Well, Greg. Other countries have had their ultra, whatever that is. Now it’s America’s turn.
I think it should have been called Apollo Ape – that’s an inside joke for those who have seen it! Let’s recap:
We meet a young man, Mike Howell (Jesse Eisenberg), who lives in a small town in West Virginia. Mike is a likeable pot-head who works at a convenience store. Despite having a number of quirks and phobias, he does have a cute girlfriend named Phoebe (Kristen Stewart). He wants to propose marriage to Phoebe but has trouble finding just the right time to do so.
Things are going along pretty well when one day a strange woman in dark glasses shows up at the convenience store where he works. She says some strange things to him and leaves. Soon, a couple of goons show up and try to kill him. He goes into overdrive and slashes one dude’s throat with a spoon and disarms the other one and kills him with his own gun. Where did Mike get these super-spy abilities?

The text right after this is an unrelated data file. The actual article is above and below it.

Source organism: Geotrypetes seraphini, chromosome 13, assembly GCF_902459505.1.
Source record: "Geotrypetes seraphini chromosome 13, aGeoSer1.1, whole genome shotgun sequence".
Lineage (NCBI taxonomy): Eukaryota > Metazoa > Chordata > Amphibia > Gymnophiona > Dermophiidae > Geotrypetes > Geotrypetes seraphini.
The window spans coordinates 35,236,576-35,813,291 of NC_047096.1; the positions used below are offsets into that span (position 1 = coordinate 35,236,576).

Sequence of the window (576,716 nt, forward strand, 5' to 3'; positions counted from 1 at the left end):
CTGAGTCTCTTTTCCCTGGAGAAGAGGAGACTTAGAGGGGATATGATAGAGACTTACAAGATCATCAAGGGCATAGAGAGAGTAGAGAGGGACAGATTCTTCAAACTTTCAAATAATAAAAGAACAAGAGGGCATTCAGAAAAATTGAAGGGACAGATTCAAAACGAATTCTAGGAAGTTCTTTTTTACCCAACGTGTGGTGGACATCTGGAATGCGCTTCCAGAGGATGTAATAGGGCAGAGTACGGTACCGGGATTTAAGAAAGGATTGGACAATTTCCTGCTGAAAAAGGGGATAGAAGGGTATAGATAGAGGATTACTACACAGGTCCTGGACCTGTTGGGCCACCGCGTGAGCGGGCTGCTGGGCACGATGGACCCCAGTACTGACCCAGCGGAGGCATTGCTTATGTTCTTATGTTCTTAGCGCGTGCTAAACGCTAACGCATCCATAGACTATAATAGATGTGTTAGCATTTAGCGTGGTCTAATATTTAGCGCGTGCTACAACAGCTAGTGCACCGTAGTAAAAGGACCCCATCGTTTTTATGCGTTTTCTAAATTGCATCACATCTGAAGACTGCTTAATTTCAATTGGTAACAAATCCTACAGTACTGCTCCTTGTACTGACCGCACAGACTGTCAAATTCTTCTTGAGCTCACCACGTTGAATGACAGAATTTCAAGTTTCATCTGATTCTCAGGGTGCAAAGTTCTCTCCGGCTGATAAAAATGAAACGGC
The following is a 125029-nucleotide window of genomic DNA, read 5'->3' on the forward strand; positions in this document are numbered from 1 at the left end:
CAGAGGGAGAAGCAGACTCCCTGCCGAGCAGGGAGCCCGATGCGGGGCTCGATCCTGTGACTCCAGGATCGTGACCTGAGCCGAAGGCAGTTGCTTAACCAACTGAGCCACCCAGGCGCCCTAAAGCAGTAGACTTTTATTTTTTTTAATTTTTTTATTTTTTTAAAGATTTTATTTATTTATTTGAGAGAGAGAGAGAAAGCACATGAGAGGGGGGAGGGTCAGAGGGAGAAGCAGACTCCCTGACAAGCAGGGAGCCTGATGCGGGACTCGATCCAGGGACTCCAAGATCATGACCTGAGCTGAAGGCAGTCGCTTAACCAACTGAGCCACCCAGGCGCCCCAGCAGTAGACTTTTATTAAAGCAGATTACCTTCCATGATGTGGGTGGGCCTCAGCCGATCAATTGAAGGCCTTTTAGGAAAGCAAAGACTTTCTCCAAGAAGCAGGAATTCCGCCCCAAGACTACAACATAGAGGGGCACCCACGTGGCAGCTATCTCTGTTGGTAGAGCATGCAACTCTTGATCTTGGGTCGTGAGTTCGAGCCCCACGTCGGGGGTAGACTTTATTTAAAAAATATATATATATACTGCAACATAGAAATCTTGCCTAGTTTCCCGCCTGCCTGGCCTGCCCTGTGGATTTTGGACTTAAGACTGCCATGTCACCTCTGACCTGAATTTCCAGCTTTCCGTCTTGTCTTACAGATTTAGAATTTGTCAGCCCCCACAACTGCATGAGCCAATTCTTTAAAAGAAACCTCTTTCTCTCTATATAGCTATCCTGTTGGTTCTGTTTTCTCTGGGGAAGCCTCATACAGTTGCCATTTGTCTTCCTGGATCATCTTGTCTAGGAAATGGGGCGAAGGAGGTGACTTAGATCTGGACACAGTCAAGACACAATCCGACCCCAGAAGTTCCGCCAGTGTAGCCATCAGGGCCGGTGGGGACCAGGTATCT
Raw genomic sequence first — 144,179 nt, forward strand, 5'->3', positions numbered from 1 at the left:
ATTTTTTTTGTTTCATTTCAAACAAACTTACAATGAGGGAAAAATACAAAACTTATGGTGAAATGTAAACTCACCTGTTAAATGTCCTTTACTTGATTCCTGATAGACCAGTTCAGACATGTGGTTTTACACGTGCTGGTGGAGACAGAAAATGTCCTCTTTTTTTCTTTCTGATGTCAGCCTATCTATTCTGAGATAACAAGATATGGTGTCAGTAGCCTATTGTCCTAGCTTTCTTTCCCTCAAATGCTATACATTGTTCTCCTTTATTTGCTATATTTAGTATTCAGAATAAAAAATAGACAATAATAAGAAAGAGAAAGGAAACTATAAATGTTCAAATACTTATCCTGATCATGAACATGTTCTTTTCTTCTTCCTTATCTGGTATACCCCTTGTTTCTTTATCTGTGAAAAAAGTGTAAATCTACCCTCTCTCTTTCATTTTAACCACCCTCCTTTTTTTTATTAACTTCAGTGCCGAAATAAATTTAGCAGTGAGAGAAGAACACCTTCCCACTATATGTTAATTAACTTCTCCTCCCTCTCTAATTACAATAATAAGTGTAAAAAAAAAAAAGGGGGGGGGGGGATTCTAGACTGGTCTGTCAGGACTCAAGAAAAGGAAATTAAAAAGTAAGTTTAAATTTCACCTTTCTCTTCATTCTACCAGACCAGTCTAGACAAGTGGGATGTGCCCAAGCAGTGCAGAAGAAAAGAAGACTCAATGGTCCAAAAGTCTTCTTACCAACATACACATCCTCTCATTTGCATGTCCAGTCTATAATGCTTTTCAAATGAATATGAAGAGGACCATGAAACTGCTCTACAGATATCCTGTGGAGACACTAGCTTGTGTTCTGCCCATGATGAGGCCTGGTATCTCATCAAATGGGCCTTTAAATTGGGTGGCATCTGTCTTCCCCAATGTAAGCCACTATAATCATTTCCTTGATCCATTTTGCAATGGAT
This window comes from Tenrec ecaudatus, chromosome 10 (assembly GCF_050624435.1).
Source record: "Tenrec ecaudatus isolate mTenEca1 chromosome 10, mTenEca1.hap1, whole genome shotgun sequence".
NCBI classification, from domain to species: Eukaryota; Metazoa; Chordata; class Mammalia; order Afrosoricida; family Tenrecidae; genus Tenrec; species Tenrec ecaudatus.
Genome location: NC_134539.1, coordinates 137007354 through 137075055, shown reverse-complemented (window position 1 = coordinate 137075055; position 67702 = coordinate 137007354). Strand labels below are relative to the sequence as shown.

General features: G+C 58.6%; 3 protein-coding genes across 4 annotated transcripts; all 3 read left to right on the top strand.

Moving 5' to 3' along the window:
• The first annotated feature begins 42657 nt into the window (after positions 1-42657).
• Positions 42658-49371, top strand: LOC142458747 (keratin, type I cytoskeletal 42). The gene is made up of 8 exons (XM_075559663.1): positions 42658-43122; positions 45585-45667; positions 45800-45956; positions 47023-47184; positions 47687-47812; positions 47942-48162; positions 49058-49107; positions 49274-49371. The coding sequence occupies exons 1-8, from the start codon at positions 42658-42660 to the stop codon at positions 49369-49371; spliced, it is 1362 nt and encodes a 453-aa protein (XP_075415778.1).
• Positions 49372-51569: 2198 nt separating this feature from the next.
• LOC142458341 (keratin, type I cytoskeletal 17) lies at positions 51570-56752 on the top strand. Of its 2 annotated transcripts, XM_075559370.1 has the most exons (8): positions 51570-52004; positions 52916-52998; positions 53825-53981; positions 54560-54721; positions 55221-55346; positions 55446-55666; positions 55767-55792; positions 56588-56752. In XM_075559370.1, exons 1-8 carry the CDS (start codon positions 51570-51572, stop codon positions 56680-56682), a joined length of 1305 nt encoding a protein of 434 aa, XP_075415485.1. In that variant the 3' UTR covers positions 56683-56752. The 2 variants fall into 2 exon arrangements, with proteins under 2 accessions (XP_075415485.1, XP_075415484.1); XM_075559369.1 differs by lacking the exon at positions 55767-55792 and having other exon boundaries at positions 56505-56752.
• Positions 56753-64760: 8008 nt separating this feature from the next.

American Ultra is a quirky yet entertaining tale that taps into a mythic archetype with universal appeal. The hero is a person who is unaware of his special heritage, his exceptional pedigree. He has a type of amnesia at the outset of the story, and the whole point of the narrative is to witness him undergo many trials to discover his true special nature. We see this in fables and fairy tales about a protagonist who is oblivious about his or her royal birthright, and the story is all about reclaiming that birthright. It’s a narrative structure that has great appeal.